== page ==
More Republican Governors Opposed Obama Stimulus Than Favored It; Many Were Quiet

Reports of widespread Republican governor support for the stimulus plan were overblown.

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Following up on an earlier post about whether GOP governors are lining up with Obama on the stimulus package, I've done some poking around the Internet and as best as I can tell, Republican chief executives are pretty split on the new law, with a plurality criticizing it and a lot of others keeping their powder dry on the issue. 

Nine GOP governors appear to have been openly critical of the stimulus law. As I wrote the other day, South Carolina's Mark Sanford, Louisiana's Bobby Jindal, Mississippi's Haley Barbour, and Alaska's Sarah Palin have all criticized the package. Other GOP guvs critical of the bill include Idaho's Butch Otter, who said that were he still in Congress he would likely have voted against it; Minnesota's Tim Pawlenty, who has, one blog noted, "been consistently critical" of the legislation; Rhode Island's Don Carcieri, who wrote a letter criticizing the initial, House-passed version of the bill; Alabama's Bob Riley; and Texas Gov. Rick Perry.

Seven Republican chief executives seem to have kept their mouths shut on the merits of the bill: Arizona's Jan Brewer, Georgia's Sonny Perdue, Indiana's Mitch Daniels, Nebraska's Dave Heineman, Idaho's John Hoeven, South Dakota's Mike Rounds, and Utah's Jon Huntsman Jr.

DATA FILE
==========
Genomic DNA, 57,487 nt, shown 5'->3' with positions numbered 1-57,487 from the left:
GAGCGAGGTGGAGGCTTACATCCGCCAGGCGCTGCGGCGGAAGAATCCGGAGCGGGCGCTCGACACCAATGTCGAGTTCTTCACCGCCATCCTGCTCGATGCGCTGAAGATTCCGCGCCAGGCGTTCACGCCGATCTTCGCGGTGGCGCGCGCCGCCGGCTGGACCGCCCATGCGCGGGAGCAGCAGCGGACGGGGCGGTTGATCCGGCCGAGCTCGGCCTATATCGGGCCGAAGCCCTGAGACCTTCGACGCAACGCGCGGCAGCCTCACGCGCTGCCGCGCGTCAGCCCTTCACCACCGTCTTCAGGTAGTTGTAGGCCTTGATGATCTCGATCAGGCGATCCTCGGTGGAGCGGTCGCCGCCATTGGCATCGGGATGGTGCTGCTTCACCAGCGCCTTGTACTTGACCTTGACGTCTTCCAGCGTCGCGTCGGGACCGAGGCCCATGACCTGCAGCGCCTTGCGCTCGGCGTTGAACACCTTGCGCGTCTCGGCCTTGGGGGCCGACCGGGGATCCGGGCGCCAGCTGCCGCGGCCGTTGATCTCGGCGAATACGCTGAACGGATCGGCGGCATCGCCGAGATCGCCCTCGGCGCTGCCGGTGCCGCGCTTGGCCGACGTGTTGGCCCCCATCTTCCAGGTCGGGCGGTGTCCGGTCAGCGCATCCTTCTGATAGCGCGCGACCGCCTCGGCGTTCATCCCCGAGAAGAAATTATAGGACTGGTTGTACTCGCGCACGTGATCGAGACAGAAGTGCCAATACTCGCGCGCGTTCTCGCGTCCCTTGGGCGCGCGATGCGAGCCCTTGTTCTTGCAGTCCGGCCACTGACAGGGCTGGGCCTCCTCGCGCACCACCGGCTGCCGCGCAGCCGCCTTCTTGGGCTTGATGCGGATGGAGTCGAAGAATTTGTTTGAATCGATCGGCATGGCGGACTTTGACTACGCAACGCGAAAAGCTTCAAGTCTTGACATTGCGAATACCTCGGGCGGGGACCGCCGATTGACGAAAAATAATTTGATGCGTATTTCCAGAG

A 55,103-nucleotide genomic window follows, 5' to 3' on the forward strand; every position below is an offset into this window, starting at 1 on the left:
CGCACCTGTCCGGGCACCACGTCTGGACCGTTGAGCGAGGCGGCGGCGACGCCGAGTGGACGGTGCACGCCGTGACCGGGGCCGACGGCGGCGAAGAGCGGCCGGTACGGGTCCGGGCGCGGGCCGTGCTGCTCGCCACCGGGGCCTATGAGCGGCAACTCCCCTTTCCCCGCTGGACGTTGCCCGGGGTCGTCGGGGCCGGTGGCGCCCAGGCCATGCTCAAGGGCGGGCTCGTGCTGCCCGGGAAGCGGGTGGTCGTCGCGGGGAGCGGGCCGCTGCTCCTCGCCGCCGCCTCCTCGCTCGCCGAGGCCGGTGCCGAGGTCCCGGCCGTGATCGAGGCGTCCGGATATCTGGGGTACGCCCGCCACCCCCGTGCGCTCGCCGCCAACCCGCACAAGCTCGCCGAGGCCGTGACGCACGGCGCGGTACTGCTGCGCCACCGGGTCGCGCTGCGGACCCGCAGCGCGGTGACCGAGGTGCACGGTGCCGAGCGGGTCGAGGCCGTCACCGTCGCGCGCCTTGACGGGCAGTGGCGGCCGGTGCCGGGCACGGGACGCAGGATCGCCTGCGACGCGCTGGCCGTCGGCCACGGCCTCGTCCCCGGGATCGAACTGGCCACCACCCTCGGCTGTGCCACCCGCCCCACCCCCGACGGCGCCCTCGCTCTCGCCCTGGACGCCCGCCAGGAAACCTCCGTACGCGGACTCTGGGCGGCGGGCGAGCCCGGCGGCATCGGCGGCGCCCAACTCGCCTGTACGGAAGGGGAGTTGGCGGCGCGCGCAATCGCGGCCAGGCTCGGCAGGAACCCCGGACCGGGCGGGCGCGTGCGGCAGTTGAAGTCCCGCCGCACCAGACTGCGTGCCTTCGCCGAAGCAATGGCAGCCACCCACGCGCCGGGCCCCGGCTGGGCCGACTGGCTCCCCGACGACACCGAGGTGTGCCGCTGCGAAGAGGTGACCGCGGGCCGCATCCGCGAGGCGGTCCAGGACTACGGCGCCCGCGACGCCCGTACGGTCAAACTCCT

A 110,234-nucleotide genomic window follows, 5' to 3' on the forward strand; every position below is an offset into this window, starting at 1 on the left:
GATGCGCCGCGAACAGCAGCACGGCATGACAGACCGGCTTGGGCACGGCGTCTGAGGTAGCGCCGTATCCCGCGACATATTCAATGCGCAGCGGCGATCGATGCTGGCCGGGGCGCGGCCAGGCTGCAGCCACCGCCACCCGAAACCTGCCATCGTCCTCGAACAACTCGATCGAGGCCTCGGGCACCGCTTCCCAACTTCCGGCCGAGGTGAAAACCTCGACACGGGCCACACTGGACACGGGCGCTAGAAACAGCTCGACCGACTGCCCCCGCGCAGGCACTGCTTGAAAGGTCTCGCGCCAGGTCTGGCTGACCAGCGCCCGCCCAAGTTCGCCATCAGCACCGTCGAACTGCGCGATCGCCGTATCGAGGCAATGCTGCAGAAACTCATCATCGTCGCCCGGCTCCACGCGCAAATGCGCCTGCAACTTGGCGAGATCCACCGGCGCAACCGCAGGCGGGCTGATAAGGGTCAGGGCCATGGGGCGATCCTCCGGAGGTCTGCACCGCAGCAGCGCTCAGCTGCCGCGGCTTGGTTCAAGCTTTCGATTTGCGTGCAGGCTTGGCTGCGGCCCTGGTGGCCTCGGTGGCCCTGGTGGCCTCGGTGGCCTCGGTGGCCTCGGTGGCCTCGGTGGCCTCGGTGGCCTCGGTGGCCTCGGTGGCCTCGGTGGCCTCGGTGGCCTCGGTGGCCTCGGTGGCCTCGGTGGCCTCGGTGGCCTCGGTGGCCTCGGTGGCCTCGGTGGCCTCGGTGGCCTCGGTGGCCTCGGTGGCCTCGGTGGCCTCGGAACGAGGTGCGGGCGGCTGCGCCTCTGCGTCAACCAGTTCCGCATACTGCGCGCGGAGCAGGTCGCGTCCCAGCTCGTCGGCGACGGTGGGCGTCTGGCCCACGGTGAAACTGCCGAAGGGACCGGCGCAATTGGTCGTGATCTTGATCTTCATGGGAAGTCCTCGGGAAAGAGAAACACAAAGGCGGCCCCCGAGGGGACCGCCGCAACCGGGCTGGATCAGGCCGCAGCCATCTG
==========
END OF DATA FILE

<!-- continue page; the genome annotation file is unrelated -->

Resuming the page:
And six Republican governors have had nice things to say about the bill, including the four that the New York Times identified—Arnold Schwarzenegger of California, Charlie Crist of Florida, Jodi Rell of Connecticut, and Jim Douglas of Vermont; Hawaii Gov. Linda Lingle favored the bill, according to her chief of staff; and Jim Gibbons of Nevada, a spokesman told NRO.

So—again—reports of Republican governors lining up in large numbers in favor of the bill are overblown. It is true that a larger proportion of GOP governors support the stimulus plan (6 of 22) than Republican senators (3 of 41) or House members (0 of 178).

And of course just because these governors didn't think the bill should pass, it doesn't mean that they are now going to turn down the money heading toward their states—some may, but watch the sizable number that hold their noses and take the cash.

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